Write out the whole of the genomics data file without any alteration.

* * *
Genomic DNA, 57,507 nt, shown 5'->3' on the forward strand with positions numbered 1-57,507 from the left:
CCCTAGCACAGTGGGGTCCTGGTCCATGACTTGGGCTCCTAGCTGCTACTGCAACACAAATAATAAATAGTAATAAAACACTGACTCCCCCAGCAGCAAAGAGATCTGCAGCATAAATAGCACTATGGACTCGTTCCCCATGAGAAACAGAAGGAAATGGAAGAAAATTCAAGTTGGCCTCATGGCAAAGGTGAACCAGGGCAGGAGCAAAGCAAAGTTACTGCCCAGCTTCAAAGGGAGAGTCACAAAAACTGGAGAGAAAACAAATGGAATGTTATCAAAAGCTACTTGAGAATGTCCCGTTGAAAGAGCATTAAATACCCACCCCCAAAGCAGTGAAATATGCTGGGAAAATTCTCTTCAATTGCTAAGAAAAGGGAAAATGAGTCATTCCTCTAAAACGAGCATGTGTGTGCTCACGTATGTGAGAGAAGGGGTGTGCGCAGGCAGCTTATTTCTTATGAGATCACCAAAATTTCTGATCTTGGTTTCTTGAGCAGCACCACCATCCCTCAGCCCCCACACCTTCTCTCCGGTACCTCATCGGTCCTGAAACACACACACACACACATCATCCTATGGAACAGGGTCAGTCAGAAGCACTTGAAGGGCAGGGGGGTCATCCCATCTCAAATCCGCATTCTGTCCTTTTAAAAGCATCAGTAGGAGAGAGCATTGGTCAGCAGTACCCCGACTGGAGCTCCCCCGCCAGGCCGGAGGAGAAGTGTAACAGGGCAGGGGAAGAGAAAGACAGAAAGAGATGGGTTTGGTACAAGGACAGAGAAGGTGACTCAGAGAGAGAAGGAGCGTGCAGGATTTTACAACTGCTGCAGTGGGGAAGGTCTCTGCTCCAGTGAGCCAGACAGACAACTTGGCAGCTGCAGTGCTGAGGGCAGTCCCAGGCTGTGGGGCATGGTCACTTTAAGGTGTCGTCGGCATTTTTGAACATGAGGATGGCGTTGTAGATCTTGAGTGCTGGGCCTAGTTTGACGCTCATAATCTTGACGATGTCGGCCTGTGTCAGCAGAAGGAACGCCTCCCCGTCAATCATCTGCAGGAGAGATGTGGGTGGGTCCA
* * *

Genomic DNA, 57,507 nt, shown 5'->3' on the forward strand with positions numbered 1-57,507 from the left:
CCCTAGCACAGTGGGGTCCTGGTCCATGACTTGGGCTCCTAGCTGCTACTGCAACACAAATAATAAATAGTAATAAAACACTGACTCCCCCAGCAGCAAAGAGATCTGCAGCATAAATAGCACTATGGACTCGTTCCCCATGAGAAACAGAAGGAAATGGAAGAAAATTCAAGTTGGCCTCATGGCAAAGGTGAACCAGGGCAGGAGCAAAGCAAAGTTACTGCCCAGCTTCAAAGGGAGAGTCACAAAAACTGGAGAGAAAACAAATGGAATGTTATCAAAAGCTACTTGAGAATGTCCCGTTGAAAGAGCATTAAATACCCACCCCCAAAGCAGTGAAATATGCTGGGAAAATTCTCTTCAATTGCTAAGAAAAGGGAAAATGAGTCATTCCTCTAAAACGAGCATGTGTGTGCTCACGTATGTGAGAGAAGGGGTGTGCGCAGGCAGCTTATTTCTTATGAGATCACCAAAATTTCTGATCTTGGTTTCTTGAGCAGCACCACCATCCCTCAGCCCCCACACCTTCTCTCCGGTACCTCATCGGTCCTGAAACACACACACACACACATCATCCTATGGAACAGGGTCAGTCAGAAGCACTTGAAGGGCAGGGGGGTCATCCCATCTCAAATCCGCATTCTGTCCTTTTAAAAGCATCAGTAGGAGAGAGCATTGGTCAGCAGTACCCCGACTGGAGCTCCCCCGCCAGGCCGGAGGAGAAGTGTAACAGGGCAGGGGAAGAGAAAGACAGAAAGAGATGGGTTTGGTACAAGGACAGAGAAGGTGACTCAGAGAGAGAAGGAGCGTGCAGGATTTTACAACTGCTGCAGTGGGGAAGGTCTCTGCTCCAGTGAGCCAGACAGACAACTTGGCAGCTGCAGTGCTGAGGGCAGTCCCAGGCTGTGGGGCATGGTCACTTTAAGGTGTCGTCGGCATTTTTGAACATGAGGATGGCGTTGTAGATCTTGAGTGCTGGGCCTAGTTTGACGCTCATAATCTTGACGATGTCGGCCTGTGTCAGCAGAAGGAACGCCTCCCCGTCAATCATCTGCAGGAGAGATGTGGGTGGGTCCA